Media Matters

Clueless Lou

On CNN, the least-trusted name is Lou Dobbs.

By 8.31.05

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Every night, he rails against "corporate greed," "so-called free trade," and rapacious businesses that export "American jobs to cheap overseas labor markets." Deadly serious, he warns of high-unemployment despite two years of positive job growth and a paltry 5.0% unemployment rate. He tells his viewers there will be hell to pay for trade deficits that are "literally choking our economic growth" as our gross domestic product grows in earnest. No, this certainly isn't your father's Lou Dobbs.

To chronicle the new Lou, the Media Research Center's Free Market Project studied 69 news reports on free trade and outsourcing from CNN's "Lou Dobbs Tonight" on the 86 broadcasts from March 1 to June 30, 2005. While Dobbs's viewers won't be surprised by the study's findings, true journalists would be appalled.

On free trade, Dobbs doesn't simply think outside the box; he pretends the box doesn't even exist. Ninety-four percent (65 out of 69) of the stories were not only anti-free trade, but rife with factual inaccuracies and misstatements. His bias ignored basic economic principles and left his audience sorely misinformed about a cornerstone of the free market system.

Dobbs relentlessly hammered trade negotiations like the Central American Free Trade Agreement (CAFTA) and misrepresented the impact of its counterpart, the North American Free Trade Agreement (NAFTA). He devoted 33% of his free trade stories to criticizing CAFTA and the supposed cabal of business interests supporting it without ever giving the other side.

In a March 1 story, Dobbs mused that CAFTA was met with skepticism by lawmakers who "are now wary from NAFTA and our exploding trade deficits." Reporter Lisa Sylvester stated, "Lawmakers can point to a 10-year record on NAFTA, the North American Free Trade Agreement. Hundreds of thousands of jobs lost, and a record $618 billion trade deficit." Ernest Baynard of Americans for Fair Trade, a group mobilized solely to oppose CAFTA, then claimed "NAFTA has a very negative legacy, and a history of failed promises."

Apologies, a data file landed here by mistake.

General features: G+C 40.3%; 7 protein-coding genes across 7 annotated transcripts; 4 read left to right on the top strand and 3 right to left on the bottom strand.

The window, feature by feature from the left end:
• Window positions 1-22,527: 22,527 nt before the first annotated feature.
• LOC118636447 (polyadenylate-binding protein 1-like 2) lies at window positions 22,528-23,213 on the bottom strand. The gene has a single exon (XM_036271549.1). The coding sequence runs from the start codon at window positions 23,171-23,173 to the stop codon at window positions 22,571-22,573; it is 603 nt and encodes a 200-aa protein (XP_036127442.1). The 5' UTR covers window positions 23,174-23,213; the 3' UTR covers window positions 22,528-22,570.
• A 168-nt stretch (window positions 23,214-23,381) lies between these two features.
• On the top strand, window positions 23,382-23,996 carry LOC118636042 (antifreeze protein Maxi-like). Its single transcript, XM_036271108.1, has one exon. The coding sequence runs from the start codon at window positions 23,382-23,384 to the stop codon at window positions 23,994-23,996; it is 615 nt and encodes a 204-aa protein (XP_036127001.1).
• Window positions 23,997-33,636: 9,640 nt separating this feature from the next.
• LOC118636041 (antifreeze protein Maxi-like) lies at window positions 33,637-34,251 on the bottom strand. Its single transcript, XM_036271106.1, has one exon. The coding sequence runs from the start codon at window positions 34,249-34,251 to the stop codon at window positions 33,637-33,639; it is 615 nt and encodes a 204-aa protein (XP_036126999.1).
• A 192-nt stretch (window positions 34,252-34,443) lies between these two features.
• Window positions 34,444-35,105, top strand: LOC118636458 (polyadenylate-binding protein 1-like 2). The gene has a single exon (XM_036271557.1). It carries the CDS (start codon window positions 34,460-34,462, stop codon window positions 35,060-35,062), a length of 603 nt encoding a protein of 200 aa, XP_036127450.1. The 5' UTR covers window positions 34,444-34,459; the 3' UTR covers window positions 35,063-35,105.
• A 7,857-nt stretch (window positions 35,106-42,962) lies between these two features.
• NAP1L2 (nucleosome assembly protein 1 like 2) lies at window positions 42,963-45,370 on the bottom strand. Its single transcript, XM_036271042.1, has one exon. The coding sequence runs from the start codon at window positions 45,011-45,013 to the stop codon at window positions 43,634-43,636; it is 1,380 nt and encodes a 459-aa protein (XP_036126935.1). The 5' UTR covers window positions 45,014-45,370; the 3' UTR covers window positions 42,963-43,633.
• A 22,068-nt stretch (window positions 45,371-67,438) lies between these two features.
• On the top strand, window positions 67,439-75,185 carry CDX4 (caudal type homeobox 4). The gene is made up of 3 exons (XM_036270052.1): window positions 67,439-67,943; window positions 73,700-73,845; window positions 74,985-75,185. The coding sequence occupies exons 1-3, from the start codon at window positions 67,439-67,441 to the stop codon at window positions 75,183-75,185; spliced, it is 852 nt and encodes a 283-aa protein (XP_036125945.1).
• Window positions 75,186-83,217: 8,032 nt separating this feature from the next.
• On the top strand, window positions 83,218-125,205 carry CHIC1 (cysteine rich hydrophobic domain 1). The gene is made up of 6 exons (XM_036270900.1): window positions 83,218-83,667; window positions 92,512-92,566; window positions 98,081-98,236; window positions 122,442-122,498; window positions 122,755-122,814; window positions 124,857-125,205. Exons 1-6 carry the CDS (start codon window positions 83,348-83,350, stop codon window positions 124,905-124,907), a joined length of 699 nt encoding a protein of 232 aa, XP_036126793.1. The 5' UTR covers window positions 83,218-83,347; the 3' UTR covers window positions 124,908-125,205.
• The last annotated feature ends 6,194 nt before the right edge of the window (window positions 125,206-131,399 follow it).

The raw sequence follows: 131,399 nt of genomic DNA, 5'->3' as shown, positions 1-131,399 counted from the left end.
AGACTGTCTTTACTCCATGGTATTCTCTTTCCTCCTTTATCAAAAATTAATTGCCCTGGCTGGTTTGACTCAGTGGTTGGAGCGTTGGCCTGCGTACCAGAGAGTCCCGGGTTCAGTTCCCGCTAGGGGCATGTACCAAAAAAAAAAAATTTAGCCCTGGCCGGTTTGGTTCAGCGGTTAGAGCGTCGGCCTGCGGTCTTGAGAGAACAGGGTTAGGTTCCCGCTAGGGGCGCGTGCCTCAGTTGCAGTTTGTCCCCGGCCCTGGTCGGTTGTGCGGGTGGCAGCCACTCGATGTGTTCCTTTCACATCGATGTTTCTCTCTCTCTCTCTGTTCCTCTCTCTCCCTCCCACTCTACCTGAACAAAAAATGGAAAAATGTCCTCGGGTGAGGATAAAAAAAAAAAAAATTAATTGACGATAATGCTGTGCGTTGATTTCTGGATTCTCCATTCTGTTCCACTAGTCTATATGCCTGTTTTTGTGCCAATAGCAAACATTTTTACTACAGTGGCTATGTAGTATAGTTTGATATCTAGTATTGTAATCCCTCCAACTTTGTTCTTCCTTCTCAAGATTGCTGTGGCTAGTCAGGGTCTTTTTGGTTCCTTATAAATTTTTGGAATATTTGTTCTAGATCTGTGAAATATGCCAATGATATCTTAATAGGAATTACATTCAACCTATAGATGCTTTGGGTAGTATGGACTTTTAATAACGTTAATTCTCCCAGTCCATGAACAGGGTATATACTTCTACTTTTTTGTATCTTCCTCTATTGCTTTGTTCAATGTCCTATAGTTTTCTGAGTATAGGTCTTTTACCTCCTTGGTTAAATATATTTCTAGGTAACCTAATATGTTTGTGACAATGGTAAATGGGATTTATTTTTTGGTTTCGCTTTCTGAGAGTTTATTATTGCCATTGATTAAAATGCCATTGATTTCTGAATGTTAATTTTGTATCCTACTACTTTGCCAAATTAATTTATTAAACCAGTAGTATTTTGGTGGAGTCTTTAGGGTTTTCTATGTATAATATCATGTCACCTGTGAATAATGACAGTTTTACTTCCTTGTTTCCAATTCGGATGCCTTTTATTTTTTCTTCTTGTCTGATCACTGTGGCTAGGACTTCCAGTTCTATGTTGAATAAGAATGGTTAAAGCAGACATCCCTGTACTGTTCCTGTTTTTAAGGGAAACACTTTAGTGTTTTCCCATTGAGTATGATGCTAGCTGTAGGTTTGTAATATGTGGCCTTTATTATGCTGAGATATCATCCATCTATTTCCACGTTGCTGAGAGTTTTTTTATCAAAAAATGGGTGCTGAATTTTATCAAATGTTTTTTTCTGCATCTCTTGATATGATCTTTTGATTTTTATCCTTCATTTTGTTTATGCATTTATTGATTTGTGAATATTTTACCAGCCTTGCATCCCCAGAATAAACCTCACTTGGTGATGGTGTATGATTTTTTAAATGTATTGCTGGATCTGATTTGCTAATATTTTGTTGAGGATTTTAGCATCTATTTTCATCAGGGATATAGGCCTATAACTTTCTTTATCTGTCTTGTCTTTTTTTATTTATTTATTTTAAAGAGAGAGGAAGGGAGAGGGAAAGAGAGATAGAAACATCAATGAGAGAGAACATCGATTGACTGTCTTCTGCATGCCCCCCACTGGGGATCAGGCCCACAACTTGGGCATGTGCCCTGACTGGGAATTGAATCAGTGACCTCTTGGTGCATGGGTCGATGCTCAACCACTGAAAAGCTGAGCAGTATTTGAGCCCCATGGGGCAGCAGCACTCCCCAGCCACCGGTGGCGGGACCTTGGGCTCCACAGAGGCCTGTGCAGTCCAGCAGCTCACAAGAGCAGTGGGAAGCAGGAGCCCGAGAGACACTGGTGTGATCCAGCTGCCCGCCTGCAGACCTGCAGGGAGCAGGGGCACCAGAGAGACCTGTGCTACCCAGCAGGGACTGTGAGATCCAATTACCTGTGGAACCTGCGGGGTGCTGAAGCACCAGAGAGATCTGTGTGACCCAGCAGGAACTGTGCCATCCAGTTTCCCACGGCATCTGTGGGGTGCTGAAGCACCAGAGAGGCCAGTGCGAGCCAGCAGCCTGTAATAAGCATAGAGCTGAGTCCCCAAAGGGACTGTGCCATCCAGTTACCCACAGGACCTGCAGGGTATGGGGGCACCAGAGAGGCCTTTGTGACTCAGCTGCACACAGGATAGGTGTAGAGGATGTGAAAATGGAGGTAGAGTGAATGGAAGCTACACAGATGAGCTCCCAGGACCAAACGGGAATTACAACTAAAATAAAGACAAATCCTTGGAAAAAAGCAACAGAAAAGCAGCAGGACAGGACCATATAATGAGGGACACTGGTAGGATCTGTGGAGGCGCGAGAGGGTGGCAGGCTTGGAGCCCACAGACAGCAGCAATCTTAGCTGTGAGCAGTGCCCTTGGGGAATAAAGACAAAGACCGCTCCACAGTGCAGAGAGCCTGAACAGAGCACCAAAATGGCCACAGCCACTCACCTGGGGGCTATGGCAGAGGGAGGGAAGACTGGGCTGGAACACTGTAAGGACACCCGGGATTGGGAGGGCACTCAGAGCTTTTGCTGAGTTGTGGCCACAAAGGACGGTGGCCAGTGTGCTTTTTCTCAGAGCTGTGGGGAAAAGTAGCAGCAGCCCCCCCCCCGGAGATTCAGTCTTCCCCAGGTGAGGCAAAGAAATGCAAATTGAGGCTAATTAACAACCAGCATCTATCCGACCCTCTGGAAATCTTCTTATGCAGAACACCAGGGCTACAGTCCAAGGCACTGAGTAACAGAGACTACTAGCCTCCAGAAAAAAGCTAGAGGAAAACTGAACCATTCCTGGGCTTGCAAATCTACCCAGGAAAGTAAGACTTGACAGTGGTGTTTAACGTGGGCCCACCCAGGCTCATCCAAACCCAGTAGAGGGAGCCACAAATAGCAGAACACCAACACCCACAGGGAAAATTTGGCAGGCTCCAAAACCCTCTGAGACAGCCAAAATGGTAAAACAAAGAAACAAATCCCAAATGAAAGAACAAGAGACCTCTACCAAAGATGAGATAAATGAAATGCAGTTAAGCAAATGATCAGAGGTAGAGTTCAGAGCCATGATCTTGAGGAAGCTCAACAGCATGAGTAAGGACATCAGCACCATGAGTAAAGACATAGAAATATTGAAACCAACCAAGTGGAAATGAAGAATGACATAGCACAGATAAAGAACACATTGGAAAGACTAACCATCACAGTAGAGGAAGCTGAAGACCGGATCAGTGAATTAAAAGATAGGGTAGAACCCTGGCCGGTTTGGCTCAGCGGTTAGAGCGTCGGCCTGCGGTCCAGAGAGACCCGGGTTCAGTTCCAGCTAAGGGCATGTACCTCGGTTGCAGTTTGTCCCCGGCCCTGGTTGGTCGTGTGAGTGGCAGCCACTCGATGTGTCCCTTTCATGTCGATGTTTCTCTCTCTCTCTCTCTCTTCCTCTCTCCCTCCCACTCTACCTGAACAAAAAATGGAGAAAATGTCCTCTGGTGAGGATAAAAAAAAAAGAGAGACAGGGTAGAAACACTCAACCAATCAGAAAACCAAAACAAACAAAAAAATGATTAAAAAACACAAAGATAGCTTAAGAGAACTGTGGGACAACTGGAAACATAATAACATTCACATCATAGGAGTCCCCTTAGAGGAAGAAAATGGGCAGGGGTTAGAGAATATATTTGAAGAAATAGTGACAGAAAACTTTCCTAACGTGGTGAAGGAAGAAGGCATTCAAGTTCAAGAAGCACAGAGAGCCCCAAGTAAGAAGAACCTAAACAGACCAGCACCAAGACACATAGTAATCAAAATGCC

The numbers show that that isn't the case. Research from the Heritage Foundation reveals that during the first 10 years after NAFTA was implemented, the economy created some 18 million new jobs, grew by 38%, and increased exports to our neighbors while bolstering manufacturing output.

His incendiary attacks on trade deficits shouldn't be taken seriously, either. A January 2005 Cato Institute study found the economy grew the most when the deficit was "rapidly worsening." Likewise, the economy grew the least as the trade deficit "improved." But all of that was lost on Dobbs, who fanatically toed the line against economic reality.

Dobbs also droned on about the outsourcing bogeyman. In 97% of the stories studied, Dobbs lambasted companies that send jobs to "cheap overseas labor markets." He ignored the fact that free trade brings jobs insourced from foreign companies to the United States. He even used insourcing to criticize free trade by citing the news of an Airbus factory coming into the United States.

Dobbs led into a June 22 Lisa Sylvester report by announcing that "Europe's largest defense contractor today said it plans to build a new factory for its Airbus unit in Mobile, Alabama. Airbus hopes the plant will help it win a multibillion-dollar contract to build refueling tankers for the U.S. Air Force. Airbus also hopes that its new friends in Congress will help it win that contract." Sylvester remarked, "The new Airbus Alabama factory will create 1,000 new jobs. But if Airbus ultimately gets the tanker contract, an estimated 20,000 jobs could leave the United States."

Dobbs then cynically called Sen. Richard Shelby (R-Ala.), "the Senator from Airbus" because of his role in brokering the deal.

According to a report by the Kansas City branch of the Federal Reserve Bank, outsourced jobs amount to some 0.1% of total employment. Also, the Organization for International Investment notes foreign companies have sent 5.4 million jobs to the United States. These jobs pay 31% more than the average salary at U.S. companies. In a Sept. 17, 2004 article for National Review Online, Jerry Bowyer used a simple graph to compare outsourced jobs during the first quarter of 2004 to average quarterly job growth. At the present rate, he calculated that "America will lose all of its jobs in a little more than... 7,000 years."

The beauty of free trade is that it benefits everyone. This is important to remember when appraising the merits of trade, for it's not a game of winners and losers but a win-win relationship. Free trade reduces poverty, promotes stability, and will create new opportunities for the U.S. economy. Whether it will keep Lou Dobbs unbiased is another issue.

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